On the first day of school in Chicago this year, it wasn’t just parents escorting their kids. The city hired security workers to make sure kids got to school safely, part of a program called Safe Passage. According to the New York Times, the program is the centerpiece of an increased effort by city officials to crack down on violent crime.
While many cities have programs to help children get to and from school safely, experts said few appear to be as elaborate and comprehensive as Chicago’s — a fact that advocates held up as proof of the city’s intense commitment to education and critics described as an unhappy reflection of the city’s struggle with violence. Known as Safe Passage, Chicago’s program began after the beating death in 2009 of a 16-year-old student, Derrion Albert, after he left his South Side high school one afternoon.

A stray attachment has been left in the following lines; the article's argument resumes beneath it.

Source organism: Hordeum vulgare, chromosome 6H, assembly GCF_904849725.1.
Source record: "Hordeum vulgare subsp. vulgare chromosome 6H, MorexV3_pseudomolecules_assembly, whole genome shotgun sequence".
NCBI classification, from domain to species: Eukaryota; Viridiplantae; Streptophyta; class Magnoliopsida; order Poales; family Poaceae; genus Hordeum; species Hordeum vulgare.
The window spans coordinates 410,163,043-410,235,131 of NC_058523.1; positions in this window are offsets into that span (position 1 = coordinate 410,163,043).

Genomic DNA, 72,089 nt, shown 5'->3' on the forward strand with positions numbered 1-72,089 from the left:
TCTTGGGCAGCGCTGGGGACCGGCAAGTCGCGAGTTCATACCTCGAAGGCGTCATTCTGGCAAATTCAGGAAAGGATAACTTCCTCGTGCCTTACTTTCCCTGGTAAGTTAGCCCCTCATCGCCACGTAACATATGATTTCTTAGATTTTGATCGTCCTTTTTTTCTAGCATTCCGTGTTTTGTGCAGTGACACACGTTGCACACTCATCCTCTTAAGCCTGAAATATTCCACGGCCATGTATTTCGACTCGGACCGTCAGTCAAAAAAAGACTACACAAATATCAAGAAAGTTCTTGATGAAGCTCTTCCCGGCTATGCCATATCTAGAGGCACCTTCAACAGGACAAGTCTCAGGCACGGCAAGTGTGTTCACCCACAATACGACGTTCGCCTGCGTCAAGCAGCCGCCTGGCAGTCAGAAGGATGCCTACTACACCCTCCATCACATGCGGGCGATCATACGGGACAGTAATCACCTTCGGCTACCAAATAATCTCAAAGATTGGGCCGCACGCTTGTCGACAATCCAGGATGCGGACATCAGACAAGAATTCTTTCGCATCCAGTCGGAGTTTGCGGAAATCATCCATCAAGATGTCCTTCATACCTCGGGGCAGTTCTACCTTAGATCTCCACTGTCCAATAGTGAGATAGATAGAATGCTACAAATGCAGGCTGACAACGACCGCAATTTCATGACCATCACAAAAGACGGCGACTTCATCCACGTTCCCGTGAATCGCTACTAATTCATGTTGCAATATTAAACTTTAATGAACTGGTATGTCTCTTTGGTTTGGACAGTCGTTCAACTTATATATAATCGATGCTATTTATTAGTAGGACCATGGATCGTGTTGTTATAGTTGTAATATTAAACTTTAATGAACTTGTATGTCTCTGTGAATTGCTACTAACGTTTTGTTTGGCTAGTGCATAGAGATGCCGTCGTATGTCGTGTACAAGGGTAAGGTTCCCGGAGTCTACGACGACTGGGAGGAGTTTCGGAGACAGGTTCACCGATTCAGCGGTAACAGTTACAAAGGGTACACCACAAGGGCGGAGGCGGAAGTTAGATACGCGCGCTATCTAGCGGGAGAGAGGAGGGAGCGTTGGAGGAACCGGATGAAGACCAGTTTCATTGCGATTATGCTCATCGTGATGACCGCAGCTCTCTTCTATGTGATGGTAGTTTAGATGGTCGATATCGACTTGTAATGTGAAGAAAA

But with the closing of so many schools, city officials say the number of routes has more than doubled this year and the cost of the program has also nearly doubled, to $15.7 million.
By Monday, along the Safe Passage routes, some 1,200 unarmed workers, wearing neon vests, carrying cellphones that doubled as walkie-talkies and making $10 an hour, had been trained to stand watch as students passed by. To prepare, city employees in recent weeks demolished 41 vacant buildings along the routes, trimmed 4,900 trees, removed 2,800 instances of graffiti and fixed hundreds of streetlights.
Earlier this year, Mayor Rahm Emanuel came under fire for announcing the city would close 47 schools. Parents were concerned about their children’s safety getting to and from schools that were now further away from their homes.
“The ultimate goal of all efforts — both in the building, on the way to the building and at home — is so kids will think about their studies, not their safety,” Mayor Rahm Emanuel, who spent part of the morning along Safe Passage routes around the city, said later in an interview. “The city is diverse. This isn’t everywhere. But it does address certain parts of the city and certain communities so every child has a level playing field.”
Read more at the New York Times.